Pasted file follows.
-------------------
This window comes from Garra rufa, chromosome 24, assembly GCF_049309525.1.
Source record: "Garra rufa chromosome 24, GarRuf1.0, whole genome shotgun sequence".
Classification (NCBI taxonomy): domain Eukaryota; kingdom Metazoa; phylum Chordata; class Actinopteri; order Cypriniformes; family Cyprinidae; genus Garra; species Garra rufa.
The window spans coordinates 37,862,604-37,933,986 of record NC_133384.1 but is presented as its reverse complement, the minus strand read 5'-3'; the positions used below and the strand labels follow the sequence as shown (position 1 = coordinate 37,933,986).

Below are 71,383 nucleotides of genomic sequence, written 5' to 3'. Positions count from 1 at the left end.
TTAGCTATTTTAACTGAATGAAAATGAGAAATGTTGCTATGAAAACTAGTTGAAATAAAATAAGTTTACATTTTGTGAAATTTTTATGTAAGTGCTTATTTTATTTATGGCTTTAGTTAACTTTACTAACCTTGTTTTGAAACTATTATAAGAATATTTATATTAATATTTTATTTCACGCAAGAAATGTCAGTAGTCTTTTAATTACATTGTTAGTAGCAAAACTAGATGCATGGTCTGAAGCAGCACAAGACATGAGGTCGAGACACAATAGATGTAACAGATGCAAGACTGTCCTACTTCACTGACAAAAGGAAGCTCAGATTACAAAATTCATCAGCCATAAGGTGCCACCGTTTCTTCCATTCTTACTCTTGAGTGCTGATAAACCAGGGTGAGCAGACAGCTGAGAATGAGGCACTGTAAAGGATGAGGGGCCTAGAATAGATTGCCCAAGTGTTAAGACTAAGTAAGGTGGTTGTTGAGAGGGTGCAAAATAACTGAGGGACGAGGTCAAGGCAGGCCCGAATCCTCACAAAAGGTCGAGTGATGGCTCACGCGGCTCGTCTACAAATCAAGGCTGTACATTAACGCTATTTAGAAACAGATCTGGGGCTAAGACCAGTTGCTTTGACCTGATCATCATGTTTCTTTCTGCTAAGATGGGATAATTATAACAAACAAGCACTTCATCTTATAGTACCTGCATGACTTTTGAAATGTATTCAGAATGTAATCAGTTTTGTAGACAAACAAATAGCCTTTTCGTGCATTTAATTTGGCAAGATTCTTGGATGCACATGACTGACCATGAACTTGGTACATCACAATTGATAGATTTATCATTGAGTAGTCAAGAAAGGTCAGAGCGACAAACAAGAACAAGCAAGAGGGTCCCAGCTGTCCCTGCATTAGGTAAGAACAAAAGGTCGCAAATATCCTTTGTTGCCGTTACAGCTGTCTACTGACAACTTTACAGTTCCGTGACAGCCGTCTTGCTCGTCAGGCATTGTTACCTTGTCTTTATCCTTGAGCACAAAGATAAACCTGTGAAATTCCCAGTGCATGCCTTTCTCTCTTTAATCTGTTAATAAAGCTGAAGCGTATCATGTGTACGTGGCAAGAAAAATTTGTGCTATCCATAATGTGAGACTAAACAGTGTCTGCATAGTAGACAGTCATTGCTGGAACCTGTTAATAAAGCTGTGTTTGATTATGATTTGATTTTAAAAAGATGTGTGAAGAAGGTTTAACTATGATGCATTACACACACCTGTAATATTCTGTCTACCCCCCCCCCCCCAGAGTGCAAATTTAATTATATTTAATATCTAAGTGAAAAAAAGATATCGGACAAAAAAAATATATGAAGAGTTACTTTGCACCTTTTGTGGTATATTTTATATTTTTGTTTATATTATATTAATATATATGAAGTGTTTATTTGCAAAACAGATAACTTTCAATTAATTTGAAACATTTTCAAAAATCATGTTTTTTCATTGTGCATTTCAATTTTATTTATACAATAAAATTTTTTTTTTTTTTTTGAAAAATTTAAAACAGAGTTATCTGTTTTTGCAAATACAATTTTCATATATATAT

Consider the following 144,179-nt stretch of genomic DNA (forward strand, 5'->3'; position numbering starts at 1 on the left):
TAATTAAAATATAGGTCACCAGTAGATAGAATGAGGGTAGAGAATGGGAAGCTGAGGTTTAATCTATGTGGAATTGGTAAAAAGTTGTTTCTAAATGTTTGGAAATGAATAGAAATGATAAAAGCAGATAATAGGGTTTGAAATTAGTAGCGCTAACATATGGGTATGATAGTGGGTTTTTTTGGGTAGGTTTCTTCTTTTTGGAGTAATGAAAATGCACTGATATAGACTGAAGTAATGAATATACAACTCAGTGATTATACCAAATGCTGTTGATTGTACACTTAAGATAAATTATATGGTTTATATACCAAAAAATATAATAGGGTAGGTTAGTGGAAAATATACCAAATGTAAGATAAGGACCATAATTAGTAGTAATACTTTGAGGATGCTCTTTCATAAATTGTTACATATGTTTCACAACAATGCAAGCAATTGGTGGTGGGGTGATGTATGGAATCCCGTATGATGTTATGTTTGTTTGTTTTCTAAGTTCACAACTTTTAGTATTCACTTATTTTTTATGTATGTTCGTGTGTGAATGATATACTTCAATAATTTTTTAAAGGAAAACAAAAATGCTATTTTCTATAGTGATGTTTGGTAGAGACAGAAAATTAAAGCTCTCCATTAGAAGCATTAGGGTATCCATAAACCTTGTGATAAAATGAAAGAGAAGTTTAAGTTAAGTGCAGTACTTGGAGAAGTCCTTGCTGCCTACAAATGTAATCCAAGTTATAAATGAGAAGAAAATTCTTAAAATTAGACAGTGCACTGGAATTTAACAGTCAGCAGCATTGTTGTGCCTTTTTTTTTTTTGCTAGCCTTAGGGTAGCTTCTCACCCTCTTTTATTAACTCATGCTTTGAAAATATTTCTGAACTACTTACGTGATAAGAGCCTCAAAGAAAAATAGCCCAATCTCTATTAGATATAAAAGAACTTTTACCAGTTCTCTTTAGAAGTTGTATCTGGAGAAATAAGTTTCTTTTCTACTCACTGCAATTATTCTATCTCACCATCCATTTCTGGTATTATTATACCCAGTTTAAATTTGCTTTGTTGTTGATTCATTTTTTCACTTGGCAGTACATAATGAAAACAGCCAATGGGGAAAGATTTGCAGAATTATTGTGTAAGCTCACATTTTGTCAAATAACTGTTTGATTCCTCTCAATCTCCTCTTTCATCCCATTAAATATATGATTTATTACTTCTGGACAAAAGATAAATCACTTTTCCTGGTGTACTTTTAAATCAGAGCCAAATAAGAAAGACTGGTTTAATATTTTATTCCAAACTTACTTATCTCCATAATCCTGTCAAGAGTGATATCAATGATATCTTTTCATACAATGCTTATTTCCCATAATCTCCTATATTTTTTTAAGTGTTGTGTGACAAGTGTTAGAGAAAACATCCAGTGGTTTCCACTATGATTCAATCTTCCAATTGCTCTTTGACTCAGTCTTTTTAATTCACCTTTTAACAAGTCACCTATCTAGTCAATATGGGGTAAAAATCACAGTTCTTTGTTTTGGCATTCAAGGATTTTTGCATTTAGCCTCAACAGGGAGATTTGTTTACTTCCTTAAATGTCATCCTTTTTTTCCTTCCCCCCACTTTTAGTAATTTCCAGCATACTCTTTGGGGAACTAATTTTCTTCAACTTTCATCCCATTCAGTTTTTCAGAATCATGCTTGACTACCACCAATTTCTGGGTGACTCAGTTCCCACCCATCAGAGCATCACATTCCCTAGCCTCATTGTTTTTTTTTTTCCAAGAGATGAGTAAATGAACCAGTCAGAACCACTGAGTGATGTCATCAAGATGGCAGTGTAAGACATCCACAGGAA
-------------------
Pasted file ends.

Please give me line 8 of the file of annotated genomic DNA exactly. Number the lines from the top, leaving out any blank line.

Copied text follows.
TAATTAAAATATAGGTCACCAGTAGATAGAATGAGGGTAGAGAATGGGAAGCTGAGGTTTAATCTATGTGGAATTGGTAAAAAGTTGTTTCTAAATGTTTGGAAATGAATAGAAATGATAAAAGCAGATAATAGGGTTTGAAATTAGTAGCGCTAACATATGGGTATGATAGTGGGTTTTTTTGGGTAGGTTTCTTCTTTTTGGAGTAATGAAAATGCACTGATATAGACTGAAGTAATGAATATACAACTCAGTGATTATACCAAATGCTGTTGATTGTACACTTAAGATAAATTATATGGTTTATATACCAAAAAATATAATAGGGTAGGTTAGTGGAAAATATACCAAATGTAAGATAAGGACCATAATTAGTAGTAATACTTTGAGGATGCTCTTTCATAAATTGTTACATATGTTTCACAACAATGCAAGCAATTGGTGGTGGGGTGATGTATGGAATCCCGTATGATGTTATGTTTGTTTGTTTTCTAAGTTCACAACTTTTAGTATTCACTTATTTTTTATGTATGTTCGTGTGTGAATGATATACTTCAATAATTTTTTAAAGGAAAACAAAAATGCTATTTTCTATAGTGATGTTTGGTAGAGACAGAAAATTAAAGCTCTCCATTAGAAGCATTAGGGTATCCATAAACCTTGTGATAAAATGAAAGAGAAGTTTAAGTTAAGTGCAGTACTTGGAGAAGTCCTTGCTGCCTACAAATGTAATCCAAGTTATAAATGAGAAGAAAATTCTTAAAATTAGACAGTGCACTGGAATTTAACAGTCAGCAGCATTGTTGTGCCTTTTTTTTTTTTGCTAGCCTTAGGGTAGCTTCTCACCCTCTTTTATTAACTCATGCTTTGAAAATATTTCTGAACTACTTACGTGATAAGAGCCTCAAAGAAAAATAGCCCAATCTCTATTAGATATAAAAGAACTTTTACCAGTTCTCTTTAGAAGTTGTATCTGGAGAAATAAGTTTCTTTTCTACTCACTGCAATTATTCTATCTCACCATCCATTTCTGGTATTATTATACCCAGTTTAAATTTGCTTTGTTGTTGATTCATTTTTTCACTTGGCAGTACATAATGAAAACAGCCAATGGGGAAAGATTTGCAGAATTATTGTGTAAGCTCACATTTTGTCAAATAACTGTTTGATTCCTCTCAATCTCCTCTTTCATCCCATTAAATATATGATTTATTACTTCTGGACAAAAGATAAATCACTTTTCCTGGTGTACTTTTAAATCAGAGCCAAATAAGAAAGACTGGTTTAATATTTTATTCCAAACTTACTTATCTCCATAATCCTGTCAAGAGTGATATCAATGATATCTTTTCATACAATGCTTATTTCCCATAATCTCCTATATTTTTTTAAGTGTTGTGTGACAAGTGTTAGAGAAAACATCCAGTGGTTTCCACTATGATTCAATCTTCCAATTGCTCTTTGACTCAGTCTTTTTAATTCACCTTTTAACAAGTCACCTATCTAGTCAATATGGGGTAAAAATCACAGTTCTTTGTTTTGGCATTCAAGGATTTTTGCATTTAGCCTCAACAGGGAGATTTGTTTACTTCCTTAAATGTCATCCTTTTTTTCCTTCCCCCCACTTTTAGTAATTTCCAGCATACTCTTTGGGGAACTAATTTTCTTCAACTTTCATCCCATTCAGTTTTTCAGAATCATGCTTGACTACCACCAATTTCTGGGTGACTCAGTTCCCACCCATCAGAGCATCACATTCCCTAGCCTCATTGTTTTTTTTTTTCCAAGAGATGAGTAAATGAACCAGTCAGAACCACTGAGTGATGTCATCAAGATGGCAGTGTAAGACATCCACAGGAA